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Cambridge Reproduction


We plan to study the effects of diet-induced obesity on fetal development in mice, as their metabolic parameters and fetal development are similar to humans and hypothesize that maternal and paternal obesity have separate and combined effects on placental physiology and fetal growth that relate to changes in parental metabolic health and gamete quality. The proposed work uses a multidisciplinary approach to provide an integrated, mechanistic understanding of the short- and long-term impacts of parental obesity on the course of pregnancy, fetal growth, placental function, parental health and on gamete quality. This study will have special focus on deciphering the role of changes in parental gamete quality and metabolism to separate and combined effects of maternal and paternal obesity on placental physiology and fetal outcome. These observations will lay a foundation for future human-focused studies and changes to policies to improve the health of both women and men and their chances of becoming a parent, with positive benefit for the health of generations to come.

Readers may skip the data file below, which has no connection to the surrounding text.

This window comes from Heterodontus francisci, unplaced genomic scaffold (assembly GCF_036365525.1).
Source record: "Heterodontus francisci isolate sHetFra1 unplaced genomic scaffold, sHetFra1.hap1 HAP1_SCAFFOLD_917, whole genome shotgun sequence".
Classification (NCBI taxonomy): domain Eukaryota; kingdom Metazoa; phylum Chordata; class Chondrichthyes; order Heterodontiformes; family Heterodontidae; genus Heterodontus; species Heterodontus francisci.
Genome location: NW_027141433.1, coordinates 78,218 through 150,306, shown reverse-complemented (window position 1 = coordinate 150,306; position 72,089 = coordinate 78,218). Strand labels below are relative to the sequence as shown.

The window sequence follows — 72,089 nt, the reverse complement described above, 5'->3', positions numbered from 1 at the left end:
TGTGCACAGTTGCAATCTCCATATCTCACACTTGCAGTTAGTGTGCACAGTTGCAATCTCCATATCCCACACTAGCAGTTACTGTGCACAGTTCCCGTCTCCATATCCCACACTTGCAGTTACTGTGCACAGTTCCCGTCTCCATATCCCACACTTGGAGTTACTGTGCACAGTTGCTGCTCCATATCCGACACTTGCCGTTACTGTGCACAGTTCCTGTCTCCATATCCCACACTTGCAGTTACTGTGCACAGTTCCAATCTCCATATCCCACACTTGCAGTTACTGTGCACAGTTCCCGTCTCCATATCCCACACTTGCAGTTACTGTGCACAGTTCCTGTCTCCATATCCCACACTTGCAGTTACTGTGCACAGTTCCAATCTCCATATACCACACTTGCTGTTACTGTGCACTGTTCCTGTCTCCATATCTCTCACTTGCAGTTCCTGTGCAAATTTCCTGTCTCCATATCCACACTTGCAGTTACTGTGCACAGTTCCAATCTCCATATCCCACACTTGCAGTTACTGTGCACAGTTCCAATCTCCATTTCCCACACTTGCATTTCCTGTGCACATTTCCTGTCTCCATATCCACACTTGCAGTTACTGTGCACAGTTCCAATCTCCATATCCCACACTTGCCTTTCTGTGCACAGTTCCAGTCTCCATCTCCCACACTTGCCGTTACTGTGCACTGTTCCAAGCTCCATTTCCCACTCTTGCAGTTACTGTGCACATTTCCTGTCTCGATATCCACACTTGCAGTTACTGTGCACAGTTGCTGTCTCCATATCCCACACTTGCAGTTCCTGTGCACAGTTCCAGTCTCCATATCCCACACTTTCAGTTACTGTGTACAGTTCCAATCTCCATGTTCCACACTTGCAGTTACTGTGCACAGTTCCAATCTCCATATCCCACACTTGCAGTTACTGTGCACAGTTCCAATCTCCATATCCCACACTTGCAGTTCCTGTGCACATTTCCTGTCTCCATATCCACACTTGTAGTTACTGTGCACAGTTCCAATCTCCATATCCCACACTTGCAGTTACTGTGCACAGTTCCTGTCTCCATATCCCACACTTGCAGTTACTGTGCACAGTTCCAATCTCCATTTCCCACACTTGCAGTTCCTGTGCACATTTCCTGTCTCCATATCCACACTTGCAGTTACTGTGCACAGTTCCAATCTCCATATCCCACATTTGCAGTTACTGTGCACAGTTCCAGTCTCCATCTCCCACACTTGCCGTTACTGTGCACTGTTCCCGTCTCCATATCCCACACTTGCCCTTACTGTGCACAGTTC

My ultimate goal is to undertake scientific research, that is at the forefront of the placental research and fetal programming field and to establish an independent research lab in Switzerland after gaining sufficient experience as Postdoc. With the help of my Swiss fellowship and as a member of Cambridge Reproduction and the Centre for Trophoblast Research at the Department of Physiology, Development and Neuroscience in Cambridge, I want to foster my ambitions for scientific mobility, acquire further expertise in cutting-edge techniques and will expand my international scientific network and standing in the field